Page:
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Metropolitan Museum of Art to Showcase “Tree & Serpent: Early Buddhist Art in India, 200 BCE–400 CE”

From metmuseum.org

Then the Nāga King Mucalinda, having understood that the sky was now clear without a cloud, having unravelled his coils from the Gracious One’s body, and after withdrawing his own form, and creating the appearance of a young brāhmaṇa, stood in front of the Gracious One, revering the Gracious One with raised hands.

Mucalinda Sutta

The Metropolitan Museum of Art in New York will display more than 140 objects of early Buddhist art in a special exhibition titled “Tree & Serpent: Early Buddhist Art in India, 200 BCE–400 CE” from 18 July to 13 November. From majestic stone reliefs to sacred reliquaries to exquisite jewelry, the exhibition will tell the story of Buddhist art’s beginnings, through a presentation of evocative and interlocking themes about this formative period in early Indian art. Key to this moment were the early narrative traditions that informed figurative sculpture in India, as well as its pre-Buddhist origins.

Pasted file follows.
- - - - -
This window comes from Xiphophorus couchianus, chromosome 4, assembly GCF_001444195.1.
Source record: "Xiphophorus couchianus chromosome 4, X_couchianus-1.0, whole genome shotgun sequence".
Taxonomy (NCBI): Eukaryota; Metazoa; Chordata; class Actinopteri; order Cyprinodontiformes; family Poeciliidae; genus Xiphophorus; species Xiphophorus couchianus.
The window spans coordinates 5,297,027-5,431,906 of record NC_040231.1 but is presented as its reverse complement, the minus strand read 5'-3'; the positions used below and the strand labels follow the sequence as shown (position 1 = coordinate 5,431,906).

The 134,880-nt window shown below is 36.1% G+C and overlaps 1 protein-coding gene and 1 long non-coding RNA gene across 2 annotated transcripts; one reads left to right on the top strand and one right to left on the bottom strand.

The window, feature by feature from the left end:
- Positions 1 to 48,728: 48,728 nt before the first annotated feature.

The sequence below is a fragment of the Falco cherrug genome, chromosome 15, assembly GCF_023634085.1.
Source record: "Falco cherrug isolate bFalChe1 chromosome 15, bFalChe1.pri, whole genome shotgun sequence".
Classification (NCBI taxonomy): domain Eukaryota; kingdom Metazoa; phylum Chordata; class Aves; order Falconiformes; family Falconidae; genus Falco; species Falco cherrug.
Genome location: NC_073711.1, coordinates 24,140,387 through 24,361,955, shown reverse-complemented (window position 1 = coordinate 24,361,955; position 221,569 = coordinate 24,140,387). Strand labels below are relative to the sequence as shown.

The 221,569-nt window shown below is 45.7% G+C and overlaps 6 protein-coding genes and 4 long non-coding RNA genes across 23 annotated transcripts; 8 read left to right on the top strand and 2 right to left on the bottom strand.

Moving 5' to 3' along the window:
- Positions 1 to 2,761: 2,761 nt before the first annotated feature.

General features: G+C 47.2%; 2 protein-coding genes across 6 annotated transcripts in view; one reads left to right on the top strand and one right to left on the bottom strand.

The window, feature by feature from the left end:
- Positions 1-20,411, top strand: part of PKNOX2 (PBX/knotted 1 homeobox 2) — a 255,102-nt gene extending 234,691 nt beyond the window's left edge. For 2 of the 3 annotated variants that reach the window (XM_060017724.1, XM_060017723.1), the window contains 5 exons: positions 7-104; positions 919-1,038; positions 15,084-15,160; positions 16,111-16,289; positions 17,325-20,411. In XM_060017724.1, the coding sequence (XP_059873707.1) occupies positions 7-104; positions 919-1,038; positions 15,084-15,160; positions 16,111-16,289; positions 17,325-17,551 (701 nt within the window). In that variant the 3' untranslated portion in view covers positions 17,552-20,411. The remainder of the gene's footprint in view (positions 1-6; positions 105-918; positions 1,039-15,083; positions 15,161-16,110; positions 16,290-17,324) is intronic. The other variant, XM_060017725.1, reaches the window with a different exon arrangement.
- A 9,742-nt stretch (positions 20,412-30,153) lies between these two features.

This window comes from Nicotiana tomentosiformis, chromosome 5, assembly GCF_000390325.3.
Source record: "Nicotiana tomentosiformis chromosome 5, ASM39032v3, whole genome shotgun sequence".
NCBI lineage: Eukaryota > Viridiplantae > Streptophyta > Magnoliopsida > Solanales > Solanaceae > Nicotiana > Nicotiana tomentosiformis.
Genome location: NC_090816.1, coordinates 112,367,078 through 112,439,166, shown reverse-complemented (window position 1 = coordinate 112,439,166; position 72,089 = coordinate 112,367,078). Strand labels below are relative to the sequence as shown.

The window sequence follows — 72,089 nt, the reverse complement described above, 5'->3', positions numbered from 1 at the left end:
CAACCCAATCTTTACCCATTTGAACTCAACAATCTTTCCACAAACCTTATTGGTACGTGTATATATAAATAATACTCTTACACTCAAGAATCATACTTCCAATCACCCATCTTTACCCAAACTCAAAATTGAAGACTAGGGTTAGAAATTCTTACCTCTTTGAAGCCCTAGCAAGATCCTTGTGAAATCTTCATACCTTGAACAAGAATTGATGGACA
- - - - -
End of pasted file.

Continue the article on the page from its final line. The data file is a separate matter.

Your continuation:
The Met has secured loans from more than a dozen lenders across Europe, India, and the US to make the exhibition possible. A diverse range of media will be showcased at this exhibition, from precious metals such as gold, silver, and bronze, to ivory, rock crystal, and limestone. As the exhibition website states:

Highlights include spectacular sculptures from southern India—newly discovered and never before publicly exhibited masterpieces—that add to the world canon of early Buddhist art.

(Metropolitan Museum of Art)

The objects’ provenances stretch to the most ancient centuries of Buddhism, or pre-sectarian Buddhism, between 2,200 years ago to the fifth century CE. The times demarcate approximately 300–400 years after the historical Buddha’s passing, during which the first genres of Buddhist art appeared on the Indian subcontinent, and several centuries after the Mahayana Buddhist schools spread across Asia.

The title is particularly powerful and gives a vivid impression of what visitors to the exhibition can expect. Since the beginnings of civilization, the serpent has slithered into human culture and consciousness as an archetype of wisdom and divine insight. The tree is also a cross-cultural symbol of life and enlightenment, with the Bodhi tree being an early object of reverence due to its relationship with the Buddha. As the exhibition will demonstrate, however, the role of trees and snakes in Buddhist art dates to even before the Buddha’s time. When recalling the first period after the Buddha attained enlightenment, stories of old recall that he sat beneath a Mucalinda tree, while Mucalinda himself, the five-headed king of the serpents—who is prominently featured in the “Tree & Serpent” exhibition—sheltered the Blessed One from a storm that raged for seven days and nights. There are few other scenes in the Buddhist scriptures that highlight more strongly the power of the tree and the snake in the story of the Buddha and pre-sectarian Buddhism.